Zac Bugeja’s swimming coach, who also happens to be Olympian and world record-breaker Neil Agius, might be joining the 8-year-old on his brave long-distance swim.
The 8-year-old environment enthusiast has decided to embark on a non-stop 2.2 kilometre swim to form part of the Wave Of Change movement that aims to raise awareness on plastic pollution littered throughout our seas.
And as a sign of support, Agius has said that he will join a part of the young boy’s swim if he’s in Malta.
Zac’s prospective venture is primarily inspired by Agius who just completed his own 52-hour swim from the Sicilian island of Linosa to Gozo’s Xlendi Bay.
And as his father, Gordon Bugeja, put it: “he will be riding Neil’s wave of change to encourage people to make a difference in their lives”.
Agius has been coaching Zac since the tender age of four months making him the first-ever person to “duck Zac underwater”.
And despite his startling introduction, the young boy has been thriving ever since.
In fact, last September, he joined the St. Julian’s elite squad under the coaching of Agius and his colleagues where he trains three times a week.
His father, who is a board member of the Wave Of Change Foundation, has also contributed greatly to this mission.
Speaking to Lovin Malta, he said that he and Zac’s mother Lucianne have always endorsed Zac’s passion for swimming, love for the sea, and desire to protect the ocean.
And as the man behind Neil’s impressive swims, Bugeja spent 8 months planning, giving Zac that extra exposure he needed to come up with this brave idea.
While supporting Zac through any ventures he is interested in, Bugeja described the fine line between pushing and encouraging.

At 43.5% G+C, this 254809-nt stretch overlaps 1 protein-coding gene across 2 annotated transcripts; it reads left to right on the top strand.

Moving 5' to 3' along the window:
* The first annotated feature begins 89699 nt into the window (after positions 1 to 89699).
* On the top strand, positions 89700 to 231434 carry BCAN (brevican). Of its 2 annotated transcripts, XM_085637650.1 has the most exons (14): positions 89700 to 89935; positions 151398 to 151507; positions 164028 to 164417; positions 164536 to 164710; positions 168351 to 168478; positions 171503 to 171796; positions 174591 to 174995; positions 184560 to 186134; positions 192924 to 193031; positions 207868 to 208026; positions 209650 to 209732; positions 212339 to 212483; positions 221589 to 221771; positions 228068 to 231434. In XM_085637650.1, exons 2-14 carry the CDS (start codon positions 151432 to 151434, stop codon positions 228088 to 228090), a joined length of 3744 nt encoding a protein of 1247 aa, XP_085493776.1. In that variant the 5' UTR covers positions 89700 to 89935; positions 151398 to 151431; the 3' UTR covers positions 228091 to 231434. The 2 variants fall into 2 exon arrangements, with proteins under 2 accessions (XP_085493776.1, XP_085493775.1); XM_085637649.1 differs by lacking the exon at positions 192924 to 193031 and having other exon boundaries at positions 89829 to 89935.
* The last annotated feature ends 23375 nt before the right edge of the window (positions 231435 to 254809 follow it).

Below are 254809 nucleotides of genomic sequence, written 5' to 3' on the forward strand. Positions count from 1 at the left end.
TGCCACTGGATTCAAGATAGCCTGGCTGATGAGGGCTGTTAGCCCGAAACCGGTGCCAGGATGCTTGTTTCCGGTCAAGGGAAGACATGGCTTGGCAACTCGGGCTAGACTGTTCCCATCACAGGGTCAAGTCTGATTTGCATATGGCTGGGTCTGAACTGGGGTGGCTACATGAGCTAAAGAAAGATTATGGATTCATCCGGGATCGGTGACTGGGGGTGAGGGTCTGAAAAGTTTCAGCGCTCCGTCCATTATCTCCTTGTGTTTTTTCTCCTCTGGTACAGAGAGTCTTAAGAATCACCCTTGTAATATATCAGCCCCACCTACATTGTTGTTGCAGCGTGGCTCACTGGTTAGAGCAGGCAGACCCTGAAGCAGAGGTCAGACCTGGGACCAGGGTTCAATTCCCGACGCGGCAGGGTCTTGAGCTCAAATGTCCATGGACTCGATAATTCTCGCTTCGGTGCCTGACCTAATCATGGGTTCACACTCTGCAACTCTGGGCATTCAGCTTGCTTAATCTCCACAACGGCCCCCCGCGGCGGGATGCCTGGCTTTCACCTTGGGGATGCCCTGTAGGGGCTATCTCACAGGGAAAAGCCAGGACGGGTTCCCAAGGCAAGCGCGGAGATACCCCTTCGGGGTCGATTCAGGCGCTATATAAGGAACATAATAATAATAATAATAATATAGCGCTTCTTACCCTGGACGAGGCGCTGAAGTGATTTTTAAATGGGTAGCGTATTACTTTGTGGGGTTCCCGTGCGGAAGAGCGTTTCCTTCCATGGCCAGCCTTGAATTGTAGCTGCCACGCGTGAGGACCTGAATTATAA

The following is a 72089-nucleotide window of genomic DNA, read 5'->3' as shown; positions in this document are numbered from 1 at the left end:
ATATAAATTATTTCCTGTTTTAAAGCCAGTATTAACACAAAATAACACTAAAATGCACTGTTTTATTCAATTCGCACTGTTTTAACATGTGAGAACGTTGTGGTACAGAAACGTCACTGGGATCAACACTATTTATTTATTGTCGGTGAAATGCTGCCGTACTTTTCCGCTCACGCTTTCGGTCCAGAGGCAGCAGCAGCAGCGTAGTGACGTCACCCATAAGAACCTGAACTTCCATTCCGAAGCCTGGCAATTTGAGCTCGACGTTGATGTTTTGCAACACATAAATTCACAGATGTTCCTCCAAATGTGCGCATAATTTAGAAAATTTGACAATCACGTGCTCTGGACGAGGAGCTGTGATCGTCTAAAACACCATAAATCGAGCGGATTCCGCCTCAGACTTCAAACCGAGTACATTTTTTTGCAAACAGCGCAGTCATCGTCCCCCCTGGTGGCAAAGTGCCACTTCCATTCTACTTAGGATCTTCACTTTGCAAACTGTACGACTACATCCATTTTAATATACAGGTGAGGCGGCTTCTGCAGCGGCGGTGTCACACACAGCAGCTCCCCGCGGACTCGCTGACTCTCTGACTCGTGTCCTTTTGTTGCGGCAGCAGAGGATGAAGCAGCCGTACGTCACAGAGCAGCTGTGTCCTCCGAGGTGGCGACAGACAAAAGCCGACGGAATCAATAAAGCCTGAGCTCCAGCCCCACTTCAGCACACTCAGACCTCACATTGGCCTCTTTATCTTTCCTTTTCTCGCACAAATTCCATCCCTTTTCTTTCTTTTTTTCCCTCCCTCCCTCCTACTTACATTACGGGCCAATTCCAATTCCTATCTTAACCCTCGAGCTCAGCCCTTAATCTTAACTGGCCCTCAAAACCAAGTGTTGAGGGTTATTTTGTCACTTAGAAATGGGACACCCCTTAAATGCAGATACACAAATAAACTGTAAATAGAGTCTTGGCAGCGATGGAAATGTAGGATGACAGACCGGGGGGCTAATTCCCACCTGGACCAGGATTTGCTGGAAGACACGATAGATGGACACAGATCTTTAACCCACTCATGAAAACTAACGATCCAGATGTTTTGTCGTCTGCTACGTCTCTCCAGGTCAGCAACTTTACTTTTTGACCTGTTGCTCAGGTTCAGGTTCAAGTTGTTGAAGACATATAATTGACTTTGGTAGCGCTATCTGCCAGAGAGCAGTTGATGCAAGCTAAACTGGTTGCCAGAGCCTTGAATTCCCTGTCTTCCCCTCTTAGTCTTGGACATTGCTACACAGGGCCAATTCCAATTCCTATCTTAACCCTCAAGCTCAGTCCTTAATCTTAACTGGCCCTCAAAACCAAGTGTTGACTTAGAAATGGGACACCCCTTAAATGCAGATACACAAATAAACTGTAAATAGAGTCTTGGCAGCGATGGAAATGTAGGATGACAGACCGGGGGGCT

Explaining that he often questions whether he’s pushing Zac too much or just enough to benefit him and build his character.
Yet, he remains confident in Zac’s skills, determination, and strength, and is always receptive to his son’s needs: they even chose the beginning of September for his impressive swim because the boy wanted to avoid jellyfish.
However, when facing moments of pressure-induced doubts, Zac’s parents always assure him that it’s okay for him to stop.
Telling him that “even professional athletes need a break sometimes” and ultimately reminding him that the challenge is “simply a way to pass on the message”.
Zac’s environmental concerns serve as essential motivators for this new challenge that will take place in September. He’ll be swimming from Gerbulin to Slugs Bay – both in Mellieħa – and back to raise the much-needed awareness on plastic pollution.
“Plastic in the sea will kill or trap fish and other creatures. A sea with no creatures is like a pancake with no chocolate, which is pretty boring,” Zac said to Times of Malta.
Zac has always shared an affinity with the sea. Consistently choosing ocean documentaries over classic cartoons only broadened his interest and knowledge of marine life.
In fact, on World Ocean Day, he gave a presentation that he entitled ‘The Deep Blue Sea’ to his fellow Grade 4 classmates and in it, he instructed everyone to identify one single-use plastic appliance used at their homes and urged them to replace it with a more sustainable item.
Since Zac has never swam such a distance, he’s already begun training hard both with his coaches and with his father.
Meanwhile, he remains excited, hopeful, and encouraged by his family and his three classmates who are described as his “number one fans” by San Anton School, and who will form part of his support team.
Speaking to Times of Malta, Agius said that with training and determination, Zac will complete this long-distance swim.
Relive the moment Neil Agius completed his world-record swim.
Over 50 hours and 125km later, Neil Agius managed to complete the herculean feat of swimming from Linosa to Malta to claim a new world record for the longest distance ocean swim 🏊🏼👏🏼
Posted by Lovin Malta on Wednesday, June 30, 2021
However, he assured that it is “all about the journey, not the destination”.
“Each step of the way we are inspiring and motivating people, showing them that everything is possible.”
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